• Hear well or Hearsay?-Jace Wolfe-He talked about auditory brain development and how crucial it is to implant and aid early. A cat’s critical period was before 5 months. They implanted after that and there was significant delays. Kids after 3 years will experience delays, but earlier the better for outcomes. Dynamic FM is better than a traditional FM. Outside the classroom, kids really struggle-in the car seat, on bus, in stroller, shopping carts. There distance away from you could also be helped with a personal device such as Roger.  Surveys say that the most helpful device was in this order : Roger Pen, Roger Touchscreen, Minimic 2(omnidirectional), Minimic, just Has.
  • My mom opinion- I am thinking now about personal assistive devices at home and at play such as in sports.
  • Technology for Unilateral hearing loss Panel- Profound UHL affected speech and language. Causes of UL-cochlear nerve deficiency (something about use to think this was mumps?), inner ear malformations. No firm conclusions can be drawn on whether to implant UHL. *No device restores normal hearing…something we need to be honest about to parents…the panel said. Then they debated CROS hearing aids for UHL. If I am right it is where HA wore on good ear and transmits to poor ear. Most on panel were not in favor of them due to losing audibility with noise and distance. CROS aids not recommended until a child is able to control their environment and turn different settings on and off. One doctor stood up and said that he has seen kids indentified early having UHL and cochlear implants were successful. And then added…What is success for the family? To be able to hear, talk, or both. Oct 22nd next year is Pediatric conference on Unilateral Hearing loss in Philly.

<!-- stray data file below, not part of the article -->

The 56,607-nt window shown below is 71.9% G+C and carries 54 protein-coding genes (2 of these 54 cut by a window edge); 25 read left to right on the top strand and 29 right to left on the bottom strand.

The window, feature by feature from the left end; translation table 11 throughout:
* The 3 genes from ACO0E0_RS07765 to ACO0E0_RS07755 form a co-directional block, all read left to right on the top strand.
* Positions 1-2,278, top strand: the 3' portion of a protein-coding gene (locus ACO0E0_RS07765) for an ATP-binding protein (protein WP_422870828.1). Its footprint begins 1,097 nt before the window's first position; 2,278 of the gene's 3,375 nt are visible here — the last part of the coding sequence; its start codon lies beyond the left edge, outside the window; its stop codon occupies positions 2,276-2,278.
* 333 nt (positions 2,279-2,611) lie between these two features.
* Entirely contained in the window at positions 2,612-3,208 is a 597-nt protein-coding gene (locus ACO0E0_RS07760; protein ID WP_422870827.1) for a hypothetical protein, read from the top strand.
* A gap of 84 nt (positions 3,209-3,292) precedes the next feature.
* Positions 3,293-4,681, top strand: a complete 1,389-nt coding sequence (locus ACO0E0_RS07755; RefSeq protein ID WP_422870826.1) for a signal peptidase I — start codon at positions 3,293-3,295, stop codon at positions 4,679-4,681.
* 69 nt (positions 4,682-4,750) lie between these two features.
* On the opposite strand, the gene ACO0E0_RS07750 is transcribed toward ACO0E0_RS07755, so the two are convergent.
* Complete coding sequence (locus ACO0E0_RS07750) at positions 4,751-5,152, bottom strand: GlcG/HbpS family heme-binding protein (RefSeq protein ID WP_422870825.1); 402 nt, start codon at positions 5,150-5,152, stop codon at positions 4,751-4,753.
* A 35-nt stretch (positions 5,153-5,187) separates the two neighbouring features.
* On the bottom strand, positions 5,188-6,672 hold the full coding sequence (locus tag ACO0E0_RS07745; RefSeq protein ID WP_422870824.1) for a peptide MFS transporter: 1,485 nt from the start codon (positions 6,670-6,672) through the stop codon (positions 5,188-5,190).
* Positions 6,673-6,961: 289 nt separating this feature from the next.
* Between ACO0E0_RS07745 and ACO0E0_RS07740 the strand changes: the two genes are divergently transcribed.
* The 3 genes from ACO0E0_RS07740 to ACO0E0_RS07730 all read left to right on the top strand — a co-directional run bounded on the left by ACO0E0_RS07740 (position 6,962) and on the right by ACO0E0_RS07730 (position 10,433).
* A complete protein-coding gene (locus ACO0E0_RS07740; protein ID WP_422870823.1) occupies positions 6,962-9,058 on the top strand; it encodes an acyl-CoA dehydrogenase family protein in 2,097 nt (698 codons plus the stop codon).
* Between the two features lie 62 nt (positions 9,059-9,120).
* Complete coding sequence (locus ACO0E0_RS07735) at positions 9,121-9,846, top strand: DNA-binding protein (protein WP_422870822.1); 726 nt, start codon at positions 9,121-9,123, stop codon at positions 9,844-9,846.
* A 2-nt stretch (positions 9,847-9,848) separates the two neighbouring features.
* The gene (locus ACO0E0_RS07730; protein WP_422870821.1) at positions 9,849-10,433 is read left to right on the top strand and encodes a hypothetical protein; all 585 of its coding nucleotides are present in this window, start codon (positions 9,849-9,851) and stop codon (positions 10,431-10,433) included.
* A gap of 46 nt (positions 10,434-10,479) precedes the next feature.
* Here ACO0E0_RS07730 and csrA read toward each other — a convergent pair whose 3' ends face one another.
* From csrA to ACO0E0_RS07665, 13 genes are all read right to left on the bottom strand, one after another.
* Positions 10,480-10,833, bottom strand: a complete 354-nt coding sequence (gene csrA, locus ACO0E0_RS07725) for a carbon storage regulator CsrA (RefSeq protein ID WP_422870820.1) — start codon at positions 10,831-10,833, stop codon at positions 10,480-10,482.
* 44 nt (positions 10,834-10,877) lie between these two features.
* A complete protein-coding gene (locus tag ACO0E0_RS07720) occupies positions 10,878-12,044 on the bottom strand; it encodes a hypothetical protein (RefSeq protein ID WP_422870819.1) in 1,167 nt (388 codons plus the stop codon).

• Parent-to-Parent Support-Shelia Moodie from Canada. Evidence of course shows parent support is helpful. She had a model for family based early intervention which included this relationship between the supporting parent and the learning parent. 3 categories under this plan: well being(child self determination, participation, goals, emotional support), knowledge(impacts, advocacy, system navigation, education, transitions), & empowerment(competence, confidence, problem solving.)

Day 3- conference

1. Case Conferences & Looking Toward the future